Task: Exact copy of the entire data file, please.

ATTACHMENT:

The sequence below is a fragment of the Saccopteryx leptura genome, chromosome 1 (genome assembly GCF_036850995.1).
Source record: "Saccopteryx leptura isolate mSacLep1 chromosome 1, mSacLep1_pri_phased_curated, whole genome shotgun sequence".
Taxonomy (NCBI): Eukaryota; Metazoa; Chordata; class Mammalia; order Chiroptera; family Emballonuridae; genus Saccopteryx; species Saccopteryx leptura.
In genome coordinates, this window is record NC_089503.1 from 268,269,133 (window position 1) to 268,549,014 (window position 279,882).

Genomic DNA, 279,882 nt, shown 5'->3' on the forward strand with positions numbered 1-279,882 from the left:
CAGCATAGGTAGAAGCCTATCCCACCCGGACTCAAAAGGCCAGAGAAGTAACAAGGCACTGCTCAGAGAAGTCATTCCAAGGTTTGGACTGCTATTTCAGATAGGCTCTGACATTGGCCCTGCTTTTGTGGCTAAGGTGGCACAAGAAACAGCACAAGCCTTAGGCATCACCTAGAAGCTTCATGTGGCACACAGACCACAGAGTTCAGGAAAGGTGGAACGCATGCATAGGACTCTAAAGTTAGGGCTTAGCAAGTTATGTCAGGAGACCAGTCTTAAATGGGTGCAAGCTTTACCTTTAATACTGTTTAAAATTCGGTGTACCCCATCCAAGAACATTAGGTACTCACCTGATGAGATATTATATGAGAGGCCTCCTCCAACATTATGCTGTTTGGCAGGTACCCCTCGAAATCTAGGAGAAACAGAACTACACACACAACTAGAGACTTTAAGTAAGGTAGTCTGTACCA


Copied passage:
The sequence below is a fragment of the Saccopteryx leptura genome, chromosome 1 (genome assembly GCF_036850995.1).
Source record: "Saccopteryx leptura isolate mSacLep1 chromosome 1, mSacLep1_pri_phased_curated, whole genome shotgun sequence".
Taxonomy (NCBI): Eukaryota; Metazoa; Chordata; class Mammalia; order Chiroptera; family Emballonuridae; genus Saccopteryx; species Saccopteryx leptura.
In genome coordinates, this window is record NC_089503.1 from 268,269,133 (window position 1) to 268,549,014 (window position 279,882).

Genomic DNA, 279,882 nt, shown 5'->3' on the forward strand with positions numbered 1-279,882 from the left:
CAGCATAGGTAGAAGCCTATCCCACCCGGACTCAAAAGGCCAGAGAAGTAACAAGGCACTGCTCAGAGAAGTCATTCCAAGGTTTGGACTGCTATTTCAGATAGGCTCTGACATTGGCCCTGCTTTTGTGGCTAAGGTGGCACAAGAAACAGCACAAGCCTTAGGCATCACCTAGAAGCTTCATGTGGCACACAGACCACAGAGTTCAGGAAAGGTGGAACGCATGCATAGGACTCTAAAGTTAGGGCTTAGCAAGTTATGTCAGGAGACCAGTCTTAAATGGGTGCAAGCTTTACCTTTAATACTGTTTAAAATTCGGTGTACCCCATCCAAGAACATTAGGTACTCACCTGATGAGATATTATATGAGAGGCCTCCTCCAACATTATGCTGTTTGGCAGGTACCCCTCGAAATCTAGGAGAAACAGAACTACACACACAACTAGAGACTTTAAGTAAGGTAGTCTGTACCA